Familiar faces

Typography has been affected by changes in technology almost more than any other discipline. Fay Sweet talks to some of the industry’s leading characters.

When it comes to type, more is probably less. In the past couple of years the market has become crowded with new faces. Increasing numbers of designers are churning out fonts in the hope that one will become an overnight success and will deliver fame and fortune.

But they’re well advised not to give up the day job; the industry is in turmoil. Some of the biggest players appear to have lost their way and are trying to reinvent themselves. Others have turned cannibal – Agfa last month gobbled up Monotype – and in the rush to sell at knock-down prices, concerns are being raised about the quality and usability of many new designs.

What is most surprising is that the cut-throat, bargain-basement, stack-’em-high mentality should have found its way into the rarefied stratosphere of typography. The problem is that digitisation ushered in such massive change, not just in working methods but also in delivery and dissemination of the finished product, that the industry was taken by surprise. The possibility of cheap type production led the big established manufacturers into a price-cutting war that they now seem to be unable to escape.

“They’re trying to build bigger and bigger libraries containing as many fonts as possible and are selling them off cheap to guarantee high turnover, but this is completely counterproductive where standards are not maintained,” says David Quay of small design and publishing house The Foundry. “Unlike the old days when there was development money or production fees to help a designer refine the face, the big type houses now expect to buy the complete design on disk and ready to go. That way, they can bundle together a load of new faces and sell them really cheaply. It’s now possible to buy whole libraries for next to nothing.”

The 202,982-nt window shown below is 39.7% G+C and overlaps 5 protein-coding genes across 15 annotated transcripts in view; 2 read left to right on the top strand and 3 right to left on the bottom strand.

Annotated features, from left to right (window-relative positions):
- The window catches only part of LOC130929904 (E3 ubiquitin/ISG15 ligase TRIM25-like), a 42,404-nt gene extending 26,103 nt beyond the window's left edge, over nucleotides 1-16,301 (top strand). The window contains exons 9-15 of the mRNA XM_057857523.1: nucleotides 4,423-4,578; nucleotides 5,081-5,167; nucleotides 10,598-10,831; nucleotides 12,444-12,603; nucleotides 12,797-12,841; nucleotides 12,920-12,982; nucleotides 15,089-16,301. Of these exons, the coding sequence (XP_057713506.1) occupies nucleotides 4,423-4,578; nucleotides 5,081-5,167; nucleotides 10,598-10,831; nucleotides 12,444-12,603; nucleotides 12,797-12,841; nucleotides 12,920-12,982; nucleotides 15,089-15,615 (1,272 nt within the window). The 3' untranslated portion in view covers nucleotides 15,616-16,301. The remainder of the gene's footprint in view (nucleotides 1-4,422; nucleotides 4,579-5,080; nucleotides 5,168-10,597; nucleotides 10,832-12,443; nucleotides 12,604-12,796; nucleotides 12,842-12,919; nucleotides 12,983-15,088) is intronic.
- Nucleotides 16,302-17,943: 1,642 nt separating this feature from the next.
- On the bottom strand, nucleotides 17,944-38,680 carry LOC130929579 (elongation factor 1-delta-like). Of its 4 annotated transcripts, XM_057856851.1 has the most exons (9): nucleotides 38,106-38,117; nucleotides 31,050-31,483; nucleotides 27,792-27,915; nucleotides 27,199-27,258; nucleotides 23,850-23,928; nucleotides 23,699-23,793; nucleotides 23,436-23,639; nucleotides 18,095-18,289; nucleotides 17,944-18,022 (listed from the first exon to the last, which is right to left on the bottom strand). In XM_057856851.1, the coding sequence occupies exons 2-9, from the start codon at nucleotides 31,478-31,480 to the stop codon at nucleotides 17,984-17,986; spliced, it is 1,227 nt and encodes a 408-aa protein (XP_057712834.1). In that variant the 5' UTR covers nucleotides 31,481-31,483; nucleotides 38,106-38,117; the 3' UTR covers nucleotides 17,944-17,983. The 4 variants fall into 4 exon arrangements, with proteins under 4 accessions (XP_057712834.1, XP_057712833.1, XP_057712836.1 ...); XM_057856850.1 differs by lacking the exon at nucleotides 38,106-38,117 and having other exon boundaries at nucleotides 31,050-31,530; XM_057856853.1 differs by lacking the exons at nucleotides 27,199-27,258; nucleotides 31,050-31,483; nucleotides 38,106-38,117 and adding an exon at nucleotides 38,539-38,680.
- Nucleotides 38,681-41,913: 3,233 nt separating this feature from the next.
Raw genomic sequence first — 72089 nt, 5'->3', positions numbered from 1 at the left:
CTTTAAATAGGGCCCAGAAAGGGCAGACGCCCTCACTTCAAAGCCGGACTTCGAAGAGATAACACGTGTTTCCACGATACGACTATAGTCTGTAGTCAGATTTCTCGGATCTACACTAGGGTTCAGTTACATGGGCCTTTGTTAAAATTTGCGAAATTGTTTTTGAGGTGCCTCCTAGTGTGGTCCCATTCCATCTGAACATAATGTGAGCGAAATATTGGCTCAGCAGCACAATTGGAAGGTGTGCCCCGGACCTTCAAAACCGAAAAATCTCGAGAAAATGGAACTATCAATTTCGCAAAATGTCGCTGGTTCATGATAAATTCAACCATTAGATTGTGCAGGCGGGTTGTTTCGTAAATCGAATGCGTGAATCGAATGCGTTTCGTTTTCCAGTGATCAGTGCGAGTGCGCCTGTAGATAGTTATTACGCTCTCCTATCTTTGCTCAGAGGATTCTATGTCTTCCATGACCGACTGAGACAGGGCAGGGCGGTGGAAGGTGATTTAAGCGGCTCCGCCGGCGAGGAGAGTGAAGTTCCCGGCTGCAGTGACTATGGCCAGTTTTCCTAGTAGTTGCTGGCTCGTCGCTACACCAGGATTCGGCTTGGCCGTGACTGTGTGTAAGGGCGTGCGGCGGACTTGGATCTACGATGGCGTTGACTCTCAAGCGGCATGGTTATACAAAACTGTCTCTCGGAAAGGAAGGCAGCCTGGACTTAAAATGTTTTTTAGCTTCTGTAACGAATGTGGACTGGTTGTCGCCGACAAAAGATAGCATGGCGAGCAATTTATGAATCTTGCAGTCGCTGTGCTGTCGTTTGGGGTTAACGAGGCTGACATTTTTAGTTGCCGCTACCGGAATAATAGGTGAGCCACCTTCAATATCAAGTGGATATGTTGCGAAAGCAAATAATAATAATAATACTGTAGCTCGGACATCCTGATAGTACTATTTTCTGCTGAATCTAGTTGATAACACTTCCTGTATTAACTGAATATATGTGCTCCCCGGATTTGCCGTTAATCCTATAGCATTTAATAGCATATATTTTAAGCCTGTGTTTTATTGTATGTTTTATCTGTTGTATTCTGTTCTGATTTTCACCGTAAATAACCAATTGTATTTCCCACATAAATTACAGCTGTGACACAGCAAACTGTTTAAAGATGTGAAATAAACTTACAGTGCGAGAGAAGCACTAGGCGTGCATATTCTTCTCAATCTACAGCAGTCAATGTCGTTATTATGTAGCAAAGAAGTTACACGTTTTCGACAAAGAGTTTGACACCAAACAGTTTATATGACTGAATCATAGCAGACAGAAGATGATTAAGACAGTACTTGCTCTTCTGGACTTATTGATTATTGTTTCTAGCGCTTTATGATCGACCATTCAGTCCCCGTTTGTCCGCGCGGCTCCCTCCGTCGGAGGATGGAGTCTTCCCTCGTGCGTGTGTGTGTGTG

Quay reckons that this continual price undercutting has a double drawback – it means diminished returns for the designer and it has the effect of devaluing the faces. “We have taken back most of the agreements from dealers which were handling sales of our faces and manage just about all of our marketing and retailing now. We want to keep prices at realistic levels to maintain our investment in quality and keep a check on licences. I believe that if someone has paid a decent price for a good working face, they’re less likely to hand it around for friends to take copies.”

In this ruthless, margin-cutting atmosphere, designers are missing out all round. “No one should believe they can make a quick fortune from type design. Even in the Eighties, big new faces were more likely to make reputations than money,” says Quay. “The best fonts take years to establish, and turning something round really fast will achieve nothing.”

Erik Spiekermann, creator of one of the most successful modern faces Meta, agrees that all good things take time. Meta was conceived in the mid-Eighties and officially launched in 1991. “I reckon it takes 100 hours to complete one decent weight and that a workable face of four weights must take at least 400 hours. And, if you’re talking about a corporate face, which has to be put before committees, you can treble the time spent. It can take five years before a face gets noticed, and even longer before it really takes off. For example, Meta is only just being discovered in the US. And so, unless you are very lucky, you’ll have a long wait before you get a return on all the time you invested,” says Spiekermann.

He says that a good deal should secure the designer around 20 per cent of the retail price, but adds that when this is seen in context – the US retail price can be as low as $29 (17) per face; in Europe it’s $59 (35) – it’s no fortune.